4/ Be Drawn To Colour: If you want a piece of art to go with your home’s colour scheme, then don’t let anyone stop you. Art snobs would say this was an total no-go – but they can do one frankly. This print matches my new black and white Urban Outfitters’ living room rug. The overall colours of the piece go with my space, and bring tribal prints to my room. Lumitrix even have a search option where  you can pick according to colour, artist or subject. As a colour freak, I worked backwards from there.

5/ Frame It Well: Framing your art properly will make it look like it came from a fancy art gallery. If you can afford it, take it to a proper framers’s shop. They will put in special glass that protect your art, and you can pick any colour or shape your want! Imagine the blue telephone print in copper. Siiigh! You can take the hassle-free option by using Lumitix on-line framing service where you can try out different frames until you are happy. Or you can be an utter cheapskate like me, and pick up one for £12 in your local DIY store.

6/ Make A Clash: Okay, this is going to sound like I’m contrasting myself. Although I said yes to complementary colours – statement art should stand out in a room. How to make a statement? It can be the size of the print (a tiny tiny A2 print can make just as much impact as a HUGE piece); the patterns in the work or the overall subject matter (be as rude as you dare). In my case, although my print is black and white like the rest of the room – the style of the work clashes with etched style of my Fornasetti plates which hang right next to it. It’s almost like he is starting back at them with real attitude.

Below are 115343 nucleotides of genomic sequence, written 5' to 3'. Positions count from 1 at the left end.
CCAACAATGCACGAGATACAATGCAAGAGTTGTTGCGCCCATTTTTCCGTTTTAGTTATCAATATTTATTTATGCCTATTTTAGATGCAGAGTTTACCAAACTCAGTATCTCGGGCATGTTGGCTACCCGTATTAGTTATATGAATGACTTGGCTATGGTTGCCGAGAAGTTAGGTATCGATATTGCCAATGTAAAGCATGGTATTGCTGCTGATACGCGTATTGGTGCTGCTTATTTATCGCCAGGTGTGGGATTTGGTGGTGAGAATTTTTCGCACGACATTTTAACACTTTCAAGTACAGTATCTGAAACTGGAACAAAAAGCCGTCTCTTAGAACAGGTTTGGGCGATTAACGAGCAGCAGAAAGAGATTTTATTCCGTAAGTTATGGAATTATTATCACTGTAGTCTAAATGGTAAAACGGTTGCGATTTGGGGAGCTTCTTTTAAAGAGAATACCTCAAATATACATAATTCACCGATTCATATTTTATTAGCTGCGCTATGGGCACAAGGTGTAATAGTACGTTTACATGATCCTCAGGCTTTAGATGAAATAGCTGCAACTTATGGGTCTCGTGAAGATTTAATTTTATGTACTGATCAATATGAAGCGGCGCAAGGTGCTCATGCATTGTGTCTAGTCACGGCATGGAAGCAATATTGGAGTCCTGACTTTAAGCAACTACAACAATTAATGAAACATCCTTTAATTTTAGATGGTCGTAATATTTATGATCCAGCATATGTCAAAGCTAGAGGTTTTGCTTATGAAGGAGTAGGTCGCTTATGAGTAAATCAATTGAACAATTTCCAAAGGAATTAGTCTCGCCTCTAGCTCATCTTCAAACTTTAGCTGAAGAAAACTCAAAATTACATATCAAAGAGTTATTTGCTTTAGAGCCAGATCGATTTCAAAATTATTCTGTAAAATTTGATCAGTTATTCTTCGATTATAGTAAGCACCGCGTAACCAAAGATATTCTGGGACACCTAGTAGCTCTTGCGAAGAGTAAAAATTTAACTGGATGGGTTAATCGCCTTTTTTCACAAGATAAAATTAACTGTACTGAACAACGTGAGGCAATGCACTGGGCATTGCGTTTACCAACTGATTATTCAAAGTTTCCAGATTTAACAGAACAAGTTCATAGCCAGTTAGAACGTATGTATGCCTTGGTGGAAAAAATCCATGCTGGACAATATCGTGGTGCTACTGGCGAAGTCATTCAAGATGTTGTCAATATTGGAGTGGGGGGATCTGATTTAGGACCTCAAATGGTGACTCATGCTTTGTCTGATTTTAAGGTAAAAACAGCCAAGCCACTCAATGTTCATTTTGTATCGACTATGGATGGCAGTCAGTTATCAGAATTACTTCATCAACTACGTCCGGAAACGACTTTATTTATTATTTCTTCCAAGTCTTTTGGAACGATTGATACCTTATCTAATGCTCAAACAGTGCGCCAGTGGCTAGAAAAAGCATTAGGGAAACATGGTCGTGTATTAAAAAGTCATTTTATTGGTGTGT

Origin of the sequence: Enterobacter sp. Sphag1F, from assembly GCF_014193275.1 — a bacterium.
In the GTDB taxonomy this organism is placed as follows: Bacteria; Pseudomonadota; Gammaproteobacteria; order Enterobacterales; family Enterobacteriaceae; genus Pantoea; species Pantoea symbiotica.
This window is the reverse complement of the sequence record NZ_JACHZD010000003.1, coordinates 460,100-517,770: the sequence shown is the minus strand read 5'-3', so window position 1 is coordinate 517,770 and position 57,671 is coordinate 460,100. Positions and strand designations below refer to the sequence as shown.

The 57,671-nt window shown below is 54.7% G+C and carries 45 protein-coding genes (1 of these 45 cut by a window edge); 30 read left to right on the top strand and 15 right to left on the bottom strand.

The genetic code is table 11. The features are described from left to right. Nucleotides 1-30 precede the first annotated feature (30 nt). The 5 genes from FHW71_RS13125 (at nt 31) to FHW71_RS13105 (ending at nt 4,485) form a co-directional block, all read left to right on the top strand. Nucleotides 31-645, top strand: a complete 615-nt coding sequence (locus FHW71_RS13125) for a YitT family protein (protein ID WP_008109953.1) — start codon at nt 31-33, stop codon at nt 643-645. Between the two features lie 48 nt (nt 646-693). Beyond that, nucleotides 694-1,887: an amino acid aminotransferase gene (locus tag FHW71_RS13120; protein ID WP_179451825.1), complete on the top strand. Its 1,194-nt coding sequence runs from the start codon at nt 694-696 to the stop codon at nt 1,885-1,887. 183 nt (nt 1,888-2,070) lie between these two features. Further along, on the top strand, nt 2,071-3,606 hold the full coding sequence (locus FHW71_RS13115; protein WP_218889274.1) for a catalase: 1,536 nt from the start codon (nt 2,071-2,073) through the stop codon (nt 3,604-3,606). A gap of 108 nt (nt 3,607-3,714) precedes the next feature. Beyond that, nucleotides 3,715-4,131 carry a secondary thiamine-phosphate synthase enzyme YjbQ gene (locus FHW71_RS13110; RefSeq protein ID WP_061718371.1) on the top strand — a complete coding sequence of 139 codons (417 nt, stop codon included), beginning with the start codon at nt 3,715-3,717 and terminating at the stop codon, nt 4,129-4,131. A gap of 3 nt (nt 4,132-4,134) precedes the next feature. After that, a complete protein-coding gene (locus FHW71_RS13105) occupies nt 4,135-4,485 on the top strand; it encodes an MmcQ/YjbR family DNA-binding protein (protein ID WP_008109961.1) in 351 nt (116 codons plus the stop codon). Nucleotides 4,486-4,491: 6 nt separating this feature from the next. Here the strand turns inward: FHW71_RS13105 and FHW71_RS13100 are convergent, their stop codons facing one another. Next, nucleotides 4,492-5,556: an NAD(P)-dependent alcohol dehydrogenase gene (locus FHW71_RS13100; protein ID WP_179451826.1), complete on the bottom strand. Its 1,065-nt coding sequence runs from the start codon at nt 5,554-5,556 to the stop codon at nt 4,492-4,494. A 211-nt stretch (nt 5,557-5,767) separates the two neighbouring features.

7/ Place It Well: And that leads neatly to where you hang your art. Originally, I thought I might put this piece on my growing gallery wall. But after much debate and moving around. I decided to swap the vintage mirror I had above my fireplace (you can see the before here) to give my living space an edge. BTW – I like to move art around my home as I decorate and re-decorate to keep things fresh.

African Boy by Matilda Temperley

There is my how-to on picking statement art on a budget while still looking like you have a rockstar’s lifestyle! However you chose, make sure you make it personal choice – that way every piece of art in your home has a story to tell.

What do you think? Did I make the right choice? Do you feel confident to shop for art on-line now with a shoe-string budget. I hope so. Until next time, much love x

•• Disclaimer, some of the products above were sent to me for review. As always, these are my opinions, my photos and my thoughts.

  • Madison - I often find myself willing to purchase some art piece online, but more often than not, I just don’t feel the same connection with the piece, I would feel if I saw it in real life. Do you ever have this problem?11th October 2016 – 5:00 pmReplyCancel

    • WeLoveHomeBlog - To be honest No. I know what I love and like for my walls. I do get stuck with framing though.13th October 2016 – 8:13 pmReplyCancel